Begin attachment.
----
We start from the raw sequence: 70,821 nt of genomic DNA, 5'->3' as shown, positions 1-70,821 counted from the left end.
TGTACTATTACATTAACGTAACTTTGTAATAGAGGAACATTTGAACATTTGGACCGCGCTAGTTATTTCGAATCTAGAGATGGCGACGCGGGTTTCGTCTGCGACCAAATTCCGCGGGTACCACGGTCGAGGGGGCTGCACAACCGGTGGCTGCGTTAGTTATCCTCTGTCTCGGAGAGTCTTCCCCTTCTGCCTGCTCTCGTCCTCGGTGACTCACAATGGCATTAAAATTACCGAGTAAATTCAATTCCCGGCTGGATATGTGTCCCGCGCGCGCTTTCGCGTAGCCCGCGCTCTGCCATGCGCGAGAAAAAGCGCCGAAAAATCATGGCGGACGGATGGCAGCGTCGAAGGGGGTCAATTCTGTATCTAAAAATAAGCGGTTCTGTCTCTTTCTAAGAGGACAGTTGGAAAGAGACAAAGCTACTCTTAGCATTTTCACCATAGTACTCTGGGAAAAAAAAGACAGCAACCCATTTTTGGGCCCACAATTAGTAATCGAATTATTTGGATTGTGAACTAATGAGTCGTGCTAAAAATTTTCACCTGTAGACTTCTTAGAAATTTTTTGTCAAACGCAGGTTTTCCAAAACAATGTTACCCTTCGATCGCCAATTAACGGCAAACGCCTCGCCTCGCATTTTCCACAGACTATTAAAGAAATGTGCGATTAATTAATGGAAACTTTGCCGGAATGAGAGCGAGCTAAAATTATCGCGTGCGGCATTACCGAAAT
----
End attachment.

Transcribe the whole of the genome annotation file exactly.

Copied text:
We start from the raw sequence: 70,821 nt of genomic DNA, 5'->3' as shown, positions 1-70,821 counted from the left end.
TGTACTATTACATTAACGTAACTTTGTAATAGAGGAACATTTGAACATTTGGACCGCGCTAGTTATTTCGAATCTAGAGATGGCGACGCGGGTTTCGTCTGCGACCAAATTCCGCGGGTACCACGGTCGAGGGGGCTGCACAACCGGTGGCTGCGTTAGTTATCCTCTGTCTCGGAGAGTCTTCCCCTTCTGCCTGCTCTCGTCCTCGGTGACTCACAATGGCATTAAAATTACCGAGTAAATTCAATTCCCGGCTGGATATGTGTCCCGCGCGCGCTTTCGCGTAGCCCGCGCTCTGCCATGCGCGAGAAAAAGCGCCGAAAAATCATGGCGGACGGATGGCAGCGTCGAAGGGGGTCAATTCTGTATCTAAAAATAAGCGGTTCTGTCTCTTTCTAAGAGGACAGTTGGAAAGAGACAAAGCTACTCTTAGCATTTTCACCATAGTACTCTGGGAAAAAAAAGACAGCAACCCATTTTTGGGCCCACAATTAGTAATCGAATTATTTGGATTGTGAACTAATGAGTCGTGCTAAAAATTTTCACCTGTAGACTTCTTAGAAATTTTTTGTCAAACGCAGGTTTTCCAAAACAATGTTACCCTTCGATCGCCAATTAACGGCAAACGCCTCGCCTCGCATTTTCCACAGACTATTAAAGAAATGTGCGATTAATTAATGGAAACTTTGCCGGAATGAGAGCGAGCTAAAATTATCGCGTGCGGCATTACCGAAAT